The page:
Tidal Pull of the West Ian McFarlane , 2010 single work review
— Appears in: The Canberra Times , 4 December 2010; (p. 23)

— Review of Land's Edge Tim Winton 1993 single work autobiography ; Sand Robert Drewe John Kinsella 2010 selected work poetry prose extract autobiography
y Storymen Hannah Rachel Bell , Cambridge Port Melbourne : Cambridge University Press , 2009 Z1637200 2009 single work life story

'What do the artistic works of acclaimed author Tim Winton and eminent Ngarinyin lawman Bungal (David) Mowaljarlai have in common?

'According to Hannah Rachel Bell they both reflect sacred relationship with the natural world, the biological imperative of a male rite of passage, an emergent urban tribalism, and the fundamental role of story in the transmission of cultural knowledge. In Bell's four decade friendship with Mowaljarlai, she had to confront the cultural assumptions that sculpted her way of seeing. The journey was life-changing.

'When she returned to teaching in 2001 Tim Winton's novels featured in the curriculum. She recognised an eerie familiarity and thought Winton must have been influenced by traditional elders to express such an 'indigenous' perspective. She wrote to him. This resulted in 4 years of correspondence and an excavation of converging world views - exposed through personal memoir, letters, paintings and conversations and culminating in Storymen.' (From the publisher's website.)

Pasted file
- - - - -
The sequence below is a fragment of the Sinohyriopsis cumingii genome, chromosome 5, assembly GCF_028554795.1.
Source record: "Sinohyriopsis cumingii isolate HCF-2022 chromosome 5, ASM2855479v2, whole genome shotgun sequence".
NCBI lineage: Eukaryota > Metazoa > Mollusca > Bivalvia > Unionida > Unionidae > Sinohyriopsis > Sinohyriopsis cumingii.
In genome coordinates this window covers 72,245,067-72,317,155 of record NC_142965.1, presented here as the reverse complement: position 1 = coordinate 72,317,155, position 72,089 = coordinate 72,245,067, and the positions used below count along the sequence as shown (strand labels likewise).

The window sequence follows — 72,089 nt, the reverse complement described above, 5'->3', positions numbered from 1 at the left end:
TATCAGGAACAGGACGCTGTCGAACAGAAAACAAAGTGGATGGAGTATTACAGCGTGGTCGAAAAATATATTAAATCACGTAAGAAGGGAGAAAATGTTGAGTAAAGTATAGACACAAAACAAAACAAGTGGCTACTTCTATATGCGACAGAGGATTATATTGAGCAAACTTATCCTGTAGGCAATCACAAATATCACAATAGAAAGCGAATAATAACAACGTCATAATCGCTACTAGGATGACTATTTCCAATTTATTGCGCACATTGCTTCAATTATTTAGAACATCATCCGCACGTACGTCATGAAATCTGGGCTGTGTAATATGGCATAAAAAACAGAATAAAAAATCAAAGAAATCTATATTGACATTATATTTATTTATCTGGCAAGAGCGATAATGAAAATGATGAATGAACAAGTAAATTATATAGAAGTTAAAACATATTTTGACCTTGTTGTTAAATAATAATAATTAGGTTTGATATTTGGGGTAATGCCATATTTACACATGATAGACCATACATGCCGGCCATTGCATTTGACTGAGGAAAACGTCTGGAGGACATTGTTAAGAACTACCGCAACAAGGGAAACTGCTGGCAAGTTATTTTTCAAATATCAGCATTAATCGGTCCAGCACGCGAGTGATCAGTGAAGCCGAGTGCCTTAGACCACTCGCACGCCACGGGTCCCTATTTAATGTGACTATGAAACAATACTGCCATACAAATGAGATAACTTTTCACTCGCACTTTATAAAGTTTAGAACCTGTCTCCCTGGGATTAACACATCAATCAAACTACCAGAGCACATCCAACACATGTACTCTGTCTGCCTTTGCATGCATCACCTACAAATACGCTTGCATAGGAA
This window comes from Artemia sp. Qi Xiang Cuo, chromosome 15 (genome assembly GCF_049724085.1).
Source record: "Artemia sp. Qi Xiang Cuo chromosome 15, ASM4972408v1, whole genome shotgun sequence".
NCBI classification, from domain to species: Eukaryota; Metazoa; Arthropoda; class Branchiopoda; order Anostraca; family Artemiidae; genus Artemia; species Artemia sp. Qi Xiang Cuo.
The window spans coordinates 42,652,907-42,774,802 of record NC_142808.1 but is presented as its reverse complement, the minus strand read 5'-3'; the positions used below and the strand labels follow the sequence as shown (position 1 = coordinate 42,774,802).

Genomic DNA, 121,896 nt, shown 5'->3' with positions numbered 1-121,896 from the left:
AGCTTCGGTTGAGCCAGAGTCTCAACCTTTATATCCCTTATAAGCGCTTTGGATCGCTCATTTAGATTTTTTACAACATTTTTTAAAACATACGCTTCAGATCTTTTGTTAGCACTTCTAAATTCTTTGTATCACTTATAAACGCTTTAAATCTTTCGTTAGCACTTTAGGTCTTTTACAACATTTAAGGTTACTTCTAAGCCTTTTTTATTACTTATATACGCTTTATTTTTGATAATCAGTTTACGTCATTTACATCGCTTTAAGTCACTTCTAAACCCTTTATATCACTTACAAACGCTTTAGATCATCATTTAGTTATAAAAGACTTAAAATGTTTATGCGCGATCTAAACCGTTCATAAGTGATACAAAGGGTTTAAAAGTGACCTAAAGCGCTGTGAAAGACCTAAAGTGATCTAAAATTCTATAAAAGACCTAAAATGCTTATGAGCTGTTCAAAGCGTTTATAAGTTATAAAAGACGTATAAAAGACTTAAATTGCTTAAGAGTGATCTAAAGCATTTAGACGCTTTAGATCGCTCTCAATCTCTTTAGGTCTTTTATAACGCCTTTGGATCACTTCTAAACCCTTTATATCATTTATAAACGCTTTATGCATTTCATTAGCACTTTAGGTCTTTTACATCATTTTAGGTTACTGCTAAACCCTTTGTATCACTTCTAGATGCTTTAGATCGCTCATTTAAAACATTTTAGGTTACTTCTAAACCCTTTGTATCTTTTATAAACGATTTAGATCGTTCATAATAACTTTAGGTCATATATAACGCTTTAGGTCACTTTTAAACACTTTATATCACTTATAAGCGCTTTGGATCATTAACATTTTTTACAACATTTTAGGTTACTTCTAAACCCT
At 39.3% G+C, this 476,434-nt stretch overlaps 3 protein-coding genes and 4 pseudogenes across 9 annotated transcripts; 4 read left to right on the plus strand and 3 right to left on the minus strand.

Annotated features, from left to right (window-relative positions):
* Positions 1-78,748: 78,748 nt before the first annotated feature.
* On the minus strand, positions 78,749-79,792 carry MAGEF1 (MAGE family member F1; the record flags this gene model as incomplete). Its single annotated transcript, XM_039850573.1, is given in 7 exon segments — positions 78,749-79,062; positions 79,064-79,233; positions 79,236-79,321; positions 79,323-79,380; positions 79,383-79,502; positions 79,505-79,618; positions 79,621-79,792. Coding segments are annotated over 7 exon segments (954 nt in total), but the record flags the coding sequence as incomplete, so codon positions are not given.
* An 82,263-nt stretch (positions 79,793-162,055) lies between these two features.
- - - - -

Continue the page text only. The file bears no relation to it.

Paperbacks Suzy Baldwin , 1998 single work review
— Appears in: The Sydney Morning Herald , 24 October 1998; (p. 12)

— Review of Land's Edge Tim Winton 1993 single work autobiography
Paperbacks Fiona Capp , 1998 single work review
— Appears in: The Age , 28 November 1998; (p. 8)

— Review of Land's Edge Tim Winton 1993 single work autobiography
Littoral Erosion: The Changing Shoreline of Australian Culture Andrew Taylor , 1996 single work criticism
— Appears in: Australian Literary Studies , May vol. 17 no. 3 1996; (p. 284-289)
Nostalgia for Community: Tim Winton's Essay and Stories Bruce Bennett , 1994 single work criticism
— Appears in: Tilting at Matilda : Literature, Aborigines, Women and the Church in Contemporary Australia 1994; (p. 60-73) Homing In : Essays on Australian Literature and Selfhood 2006; (p. 31-44)